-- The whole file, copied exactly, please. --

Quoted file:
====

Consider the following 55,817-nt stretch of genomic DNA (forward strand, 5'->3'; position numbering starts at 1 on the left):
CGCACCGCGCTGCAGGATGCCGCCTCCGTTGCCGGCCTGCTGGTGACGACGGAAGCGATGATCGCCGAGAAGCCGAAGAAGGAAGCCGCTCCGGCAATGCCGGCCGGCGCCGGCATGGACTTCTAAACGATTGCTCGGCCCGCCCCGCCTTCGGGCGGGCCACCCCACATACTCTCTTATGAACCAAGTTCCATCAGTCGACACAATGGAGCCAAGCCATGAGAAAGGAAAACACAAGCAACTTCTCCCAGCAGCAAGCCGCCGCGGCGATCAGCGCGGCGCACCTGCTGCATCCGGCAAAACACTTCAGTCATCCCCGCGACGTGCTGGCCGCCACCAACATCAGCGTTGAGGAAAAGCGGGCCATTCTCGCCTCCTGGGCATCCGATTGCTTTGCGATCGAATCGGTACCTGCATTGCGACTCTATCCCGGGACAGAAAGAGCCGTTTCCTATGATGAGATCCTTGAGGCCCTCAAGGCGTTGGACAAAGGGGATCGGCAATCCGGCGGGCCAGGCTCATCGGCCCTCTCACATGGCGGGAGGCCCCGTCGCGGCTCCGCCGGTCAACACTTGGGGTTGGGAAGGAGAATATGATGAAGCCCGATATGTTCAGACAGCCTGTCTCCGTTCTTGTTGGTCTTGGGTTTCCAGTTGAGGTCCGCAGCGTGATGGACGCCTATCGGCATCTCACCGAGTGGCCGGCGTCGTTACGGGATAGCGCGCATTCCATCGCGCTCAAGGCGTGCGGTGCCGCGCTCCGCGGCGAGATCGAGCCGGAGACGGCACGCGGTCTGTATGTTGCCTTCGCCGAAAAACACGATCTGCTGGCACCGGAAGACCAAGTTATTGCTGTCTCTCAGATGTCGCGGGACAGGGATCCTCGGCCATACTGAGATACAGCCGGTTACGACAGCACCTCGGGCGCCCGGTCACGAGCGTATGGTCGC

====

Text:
Consider the following 55,817-nt stretch of genomic DNA (forward strand, 5'->3'; position numbering starts at 1 on the left):
CGCACCGCGCTGCAGGATGCCGCCTCCGTTGCCGGCCTGCTGGTGACGACGGAAGCGATGATCGCCGAGAAGCCGAAGAAGGAAGCCGCTCCGGCAATGCCGGCCGGCGCCGGCATGGACTTCTAAACGATTGCTCGGCCCGCCCCGCCTTCGGGCGGGCCACCCCACATACTCTCTTATGAACCAAGTTCCATCAGTCGACACAATGGAGCCAAGCCATGAGAAAGGAAAACACAAGCAACTTCTCCCAGCAGCAAGCCGCCGCGGCGATCAGCGCGGCGCACCTGCTGCATCCGGCAAAACACTTCAGTCATCCCCGCGACGTGCTGGCCGCCACCAACATCAGCGTTGAGGAAAAGCGGGCCATTCTCGCCTCCTGGGCATCCGATTGCTTTGCGATCGAATCGGTACCTGCATTGCGACTCTATCCCGGGACAGAAAGAGCCGTTTCCTATGATGAGATCCTTGAGGCCCTCAAGGCGTTGGACAAAGGGGATCGGCAATCCGGCGGGCCAGGCTCATCGGCCCTCTCACATGGCGGGAGGCCCCGTCGCGGCTCCGCCGGTCAACACTTGGGGTTGGGAAGGAGAATATGATGAAGCCCGATATGTTCAGACAGCCTGTCTCCGTTCTTGTTGGTCTTGGGTTTCCAGTTGAGGTCCGCAGCGTGATGGACGCCTATCGGCATCTCACCGAGTGGCCGGCGTCGTTACGGGATAGCGCGCATTCCATCGCGCTCAAGGCGTGCGGTGCCGCGCTCCGCGGCGAGATCGAGCCGGAGACGGCACGCGGTCTGTATGTTGCCTTCGCCGAAAAACACGATCTGCTGGCACCGGAAGACCAAGTTATTGCTGTCTCTCAGATGTCGCGGGACAGGGATCCTCGGCCATACTGAGATACAGCCGGTTACGACAGCACCTCGGGCGCCCGGTCACGAGCGTATGGTCGC